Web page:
Jobs in short supply
BLAENAU Gwent has a proud industrial and political history.
As the former core of the South Wales steel and mining industries, the borough was shaped around these physically demanding jobs.
Famous Labour political leaders such as the founder of the National Health Service Aneurin Bevan and former Labour leader Michael Foot helped put the area on the map.
But in more recent years the area has been crippled by job losses and deprivation.
Ranked as one of the most deprived areas in Wales, the closure of Ebbw Vale steel works in December 2002 crippled an industry that was key to Blaenau Gwent.
Since devolution in 1999, money has come in from the Assembly to try to help revitalise the borough.
Projects include the Cwm by-pass, the planned £5 million regeneration of Abertillery town centre, including the new foundry bridge and Metropole Theatre, the regeneration of Llanhilleth and the institute revamp, the steelworks regeneration project in Ebbw Vale which will include a new hospital for the area, the regeneration of Bedwellty House and Park, the Ebbw Vale to Cardiff rail link.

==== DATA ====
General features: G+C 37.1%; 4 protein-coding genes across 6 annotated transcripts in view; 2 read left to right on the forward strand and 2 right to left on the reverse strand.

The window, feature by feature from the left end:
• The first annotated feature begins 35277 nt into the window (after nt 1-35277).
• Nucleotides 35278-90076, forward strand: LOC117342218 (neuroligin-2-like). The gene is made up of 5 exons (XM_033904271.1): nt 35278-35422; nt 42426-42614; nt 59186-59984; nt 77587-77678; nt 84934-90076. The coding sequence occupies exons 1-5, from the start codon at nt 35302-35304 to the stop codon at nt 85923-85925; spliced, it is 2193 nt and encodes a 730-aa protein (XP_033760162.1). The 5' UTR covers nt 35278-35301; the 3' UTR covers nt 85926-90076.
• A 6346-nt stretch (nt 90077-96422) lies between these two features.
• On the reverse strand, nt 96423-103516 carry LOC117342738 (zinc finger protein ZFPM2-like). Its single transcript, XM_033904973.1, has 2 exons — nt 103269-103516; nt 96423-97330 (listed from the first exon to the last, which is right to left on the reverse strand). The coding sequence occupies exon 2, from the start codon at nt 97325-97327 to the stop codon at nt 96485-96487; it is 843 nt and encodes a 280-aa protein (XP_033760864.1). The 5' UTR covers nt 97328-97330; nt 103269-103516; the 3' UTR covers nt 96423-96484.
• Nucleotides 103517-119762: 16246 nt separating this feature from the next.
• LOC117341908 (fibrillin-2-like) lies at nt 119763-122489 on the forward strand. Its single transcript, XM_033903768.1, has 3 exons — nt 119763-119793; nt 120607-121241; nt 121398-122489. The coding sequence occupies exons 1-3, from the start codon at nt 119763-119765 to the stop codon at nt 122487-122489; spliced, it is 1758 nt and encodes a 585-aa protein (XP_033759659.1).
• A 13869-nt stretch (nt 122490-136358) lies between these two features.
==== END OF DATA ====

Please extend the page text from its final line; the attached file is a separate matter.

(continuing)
But despite all this, job cuts have plagued the area.
In May last year, car component firm Continental Teves announced its closure after 31 years in the town, with a loss of 420 jobs and more recently Abergavenny-based Cranberry Foods announced 400 job cuts, with 80 per cent of the work force coming for Blaenau Gwent.
In education Brynhyfryd and Ty'r Graig primary schools merged and a new St Illtyds Primary was built in Llanhilleth.
A new Willowtown Community School also opened its doors this year and plans are also underway to merge Glanhowy and Sirhowy Schools in Tredegar to provide one centre for primary education.
The constituency also has 11 Communities First areas: Nantyglo, Tredegar Central and West, St Illtyds, Sirhowy, Rassau. Cwmtillery, Blaina, Abertillery, Garnlydan, Six Bells and North and South Ebbw Vale and Cwm.
According to the Welsh Index of Multiple Deprivation 2005, 26 per cent of Blaenau Gwent's areas (16 in total) fall in the 10 per cent most deprived areas in Wales